Yen slips as Tokyo stocks soar after Japan elections

By Reuters/Shinichi Saoshiro   July 11, 2016 | 02:21 pm GMT+7
Yen slips as Tokyo stocks soar after Japan elections
Japan's Prime Minister and leader of the ruling Liberal Democratic Party (LDP) Shinzo Abe speaks to voters on the last day of campaigning for the July 10 upper house election in Tokyo, Japan July 9, 2016. Photo by Reuters/Toru Hanai

Landslide win for Japan's Abe feeds stimulus hopes.

The safe-haven yen fell on Monday amid an improvement in investor risk appetite following a surge in Tokyo stocks, but traders said the greenback will be capped longer term by views the Federal Reserve will remain cautious on interest rates.

The dollar rose 0.8 percent to 101.37 yen after sliding to as low as 99.99 yen on Friday in the wake of the U.S. jobs report. The euro was up 0.8 percent at 112.020 yen

Job creation in June was much stronger than expected, increasing by 287,000 and easing fears that the U.S. labour market may be faltering. But the report did not change the view that the Fed may not hike rates this year, particularly after May payroll growth was revised down to 11,000 from 38,000.

The euro was steady at $1.1045, after recovering from Friday's low of $1.1002. The dollar index inched up 0.1 percent to 96.351, hovering near an 11-day high of 96.697 reached on Friday.

Japan's Nikkei rose more than 4 percent following Friday's gains on Wall Street. Tokyo shares also reacted to Sunday's election win by the ruling Japanese coalition which fed hopes that Prime Minister Shinzo Abe's economic policies, such as fiscal stimulus, would progress.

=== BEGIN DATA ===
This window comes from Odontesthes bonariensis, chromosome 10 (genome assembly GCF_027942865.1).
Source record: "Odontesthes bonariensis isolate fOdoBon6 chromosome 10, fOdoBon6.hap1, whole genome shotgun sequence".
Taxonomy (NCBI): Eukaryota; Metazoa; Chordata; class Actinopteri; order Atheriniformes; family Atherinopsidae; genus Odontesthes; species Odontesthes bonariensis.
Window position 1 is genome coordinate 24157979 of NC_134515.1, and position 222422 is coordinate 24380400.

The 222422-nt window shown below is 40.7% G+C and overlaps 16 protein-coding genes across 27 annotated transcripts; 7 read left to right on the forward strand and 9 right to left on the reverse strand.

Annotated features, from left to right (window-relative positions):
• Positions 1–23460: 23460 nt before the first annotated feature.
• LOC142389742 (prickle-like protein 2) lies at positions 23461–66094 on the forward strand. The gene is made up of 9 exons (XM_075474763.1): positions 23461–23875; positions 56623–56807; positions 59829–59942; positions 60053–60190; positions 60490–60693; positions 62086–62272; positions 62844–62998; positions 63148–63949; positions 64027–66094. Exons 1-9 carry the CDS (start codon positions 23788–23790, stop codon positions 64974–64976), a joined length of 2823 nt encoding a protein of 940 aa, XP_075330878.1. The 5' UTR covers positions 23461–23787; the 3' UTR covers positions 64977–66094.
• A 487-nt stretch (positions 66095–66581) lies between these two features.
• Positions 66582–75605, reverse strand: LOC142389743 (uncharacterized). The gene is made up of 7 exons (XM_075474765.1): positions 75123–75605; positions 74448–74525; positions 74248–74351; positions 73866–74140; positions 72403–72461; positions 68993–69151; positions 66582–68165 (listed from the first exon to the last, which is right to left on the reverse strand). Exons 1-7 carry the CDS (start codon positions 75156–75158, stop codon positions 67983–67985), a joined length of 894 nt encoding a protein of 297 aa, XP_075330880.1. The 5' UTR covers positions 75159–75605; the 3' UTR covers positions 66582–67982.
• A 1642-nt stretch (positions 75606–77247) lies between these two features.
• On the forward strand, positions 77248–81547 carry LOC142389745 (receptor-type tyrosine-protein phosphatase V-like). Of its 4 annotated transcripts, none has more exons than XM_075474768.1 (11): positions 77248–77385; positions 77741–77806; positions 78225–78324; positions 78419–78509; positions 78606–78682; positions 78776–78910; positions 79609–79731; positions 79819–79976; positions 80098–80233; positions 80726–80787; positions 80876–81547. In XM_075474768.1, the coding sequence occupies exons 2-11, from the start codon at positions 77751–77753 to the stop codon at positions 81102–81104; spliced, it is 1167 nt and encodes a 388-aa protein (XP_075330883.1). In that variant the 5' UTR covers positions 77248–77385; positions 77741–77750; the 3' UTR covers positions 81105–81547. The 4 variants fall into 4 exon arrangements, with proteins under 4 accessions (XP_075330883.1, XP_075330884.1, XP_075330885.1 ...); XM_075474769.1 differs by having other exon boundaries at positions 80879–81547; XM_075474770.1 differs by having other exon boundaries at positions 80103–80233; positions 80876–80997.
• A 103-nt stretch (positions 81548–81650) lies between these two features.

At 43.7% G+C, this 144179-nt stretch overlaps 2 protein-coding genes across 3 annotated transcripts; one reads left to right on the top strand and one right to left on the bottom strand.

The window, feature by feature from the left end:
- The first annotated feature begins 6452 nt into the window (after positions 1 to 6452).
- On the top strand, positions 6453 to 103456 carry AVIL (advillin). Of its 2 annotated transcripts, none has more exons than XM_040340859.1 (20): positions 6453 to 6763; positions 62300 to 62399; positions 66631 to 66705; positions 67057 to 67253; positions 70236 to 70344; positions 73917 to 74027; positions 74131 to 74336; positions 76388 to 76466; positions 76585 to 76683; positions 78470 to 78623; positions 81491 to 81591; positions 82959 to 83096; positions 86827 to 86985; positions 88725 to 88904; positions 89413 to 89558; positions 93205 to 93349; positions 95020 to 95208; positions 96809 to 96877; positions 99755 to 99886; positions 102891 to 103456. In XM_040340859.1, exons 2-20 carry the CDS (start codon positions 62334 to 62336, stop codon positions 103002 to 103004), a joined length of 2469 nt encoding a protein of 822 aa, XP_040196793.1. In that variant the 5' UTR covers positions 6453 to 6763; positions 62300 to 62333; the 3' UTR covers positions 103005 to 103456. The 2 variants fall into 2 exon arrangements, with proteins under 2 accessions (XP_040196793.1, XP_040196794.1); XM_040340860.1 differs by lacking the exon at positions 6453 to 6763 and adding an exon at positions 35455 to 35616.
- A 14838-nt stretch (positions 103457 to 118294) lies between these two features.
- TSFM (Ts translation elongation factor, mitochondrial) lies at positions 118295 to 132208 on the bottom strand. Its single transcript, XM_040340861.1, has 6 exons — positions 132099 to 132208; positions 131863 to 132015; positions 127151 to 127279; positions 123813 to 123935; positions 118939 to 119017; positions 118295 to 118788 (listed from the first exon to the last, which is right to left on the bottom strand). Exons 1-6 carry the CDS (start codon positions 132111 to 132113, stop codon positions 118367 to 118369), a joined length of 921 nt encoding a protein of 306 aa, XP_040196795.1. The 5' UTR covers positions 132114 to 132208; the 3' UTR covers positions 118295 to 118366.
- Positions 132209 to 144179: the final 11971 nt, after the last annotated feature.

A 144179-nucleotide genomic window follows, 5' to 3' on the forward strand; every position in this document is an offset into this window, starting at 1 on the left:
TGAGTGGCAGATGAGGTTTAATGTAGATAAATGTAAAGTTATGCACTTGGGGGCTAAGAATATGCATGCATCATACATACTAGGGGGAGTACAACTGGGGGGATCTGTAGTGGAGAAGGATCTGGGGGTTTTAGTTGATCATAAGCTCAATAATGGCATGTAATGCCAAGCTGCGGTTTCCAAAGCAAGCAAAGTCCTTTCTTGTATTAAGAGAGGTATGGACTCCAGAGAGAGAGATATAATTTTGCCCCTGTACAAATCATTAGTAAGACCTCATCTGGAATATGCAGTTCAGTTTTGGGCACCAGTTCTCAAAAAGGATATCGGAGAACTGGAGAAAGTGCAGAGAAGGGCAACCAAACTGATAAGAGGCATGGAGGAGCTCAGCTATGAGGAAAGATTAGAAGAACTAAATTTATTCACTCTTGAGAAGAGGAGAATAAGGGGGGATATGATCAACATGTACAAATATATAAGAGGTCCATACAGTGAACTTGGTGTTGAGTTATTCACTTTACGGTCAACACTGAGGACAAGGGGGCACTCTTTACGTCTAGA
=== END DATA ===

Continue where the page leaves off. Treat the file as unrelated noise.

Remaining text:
"We still see the yen appreciating in the medium to long term, but for the moment we see the market focusing on Bank of Japan's policy and Japan's fiscal stimulus plans now that the Japanese elections are over," said Shin Kadota, chief Japan FX strategist at Barclays in Tokyo.

Abe's ruling coalition won a landslide in an election for parliament's Upper House.

While the win is seen clearing the way for the Japanese government to compile fresh stimulus measures, there are concerns that revising the constitution could now be given priority with economic steps taking a back seat.

"Abenomics", a series of reflationary policies designed to boost the Japanese economy, had been a key factor that lifted equities and weakened the yen after Abe took office in 2012. But most economists believe it has done little to boost the broader economy.

"The government's agenda could pivot away from Abenomics and renew yen buying by foreign players. There was little reason to sell the yen to begin with, as Japan has a large current account surplus, the Fed is unlikely to actively hike rates and fundamental risks smoulder in Britain, the EU and China," said Junichi Ishikawa, forex analyst at IG Securities in Tokyo.

While the yen could ultimately gain against the dollar, the greenback would still appreciate against other currencies due to such fundamental risks facing the global economy, Ishikawa added.

Elsewhere, the pound steadied a little following the post-Brexit turbulence which has buffeted the currency through much of this month.

Sterling inched up 0.1 percent to $1.2964 after crawling away from a 31-year low of $1.2798 struck last week.

Still, the pound was seen vulnerable in the longer term with the UK still in the beginning stages of working out its future relationship with the European Union.

The market is also bracing for the Bank of England to potentially ease monetary policy to shield the economy from the aftermath of Brexit, which would also weigh on sterling.

The Australian dollar was flat at $0.7564, not far from a two-week high of $0.7574 reached on Friday.

 
 
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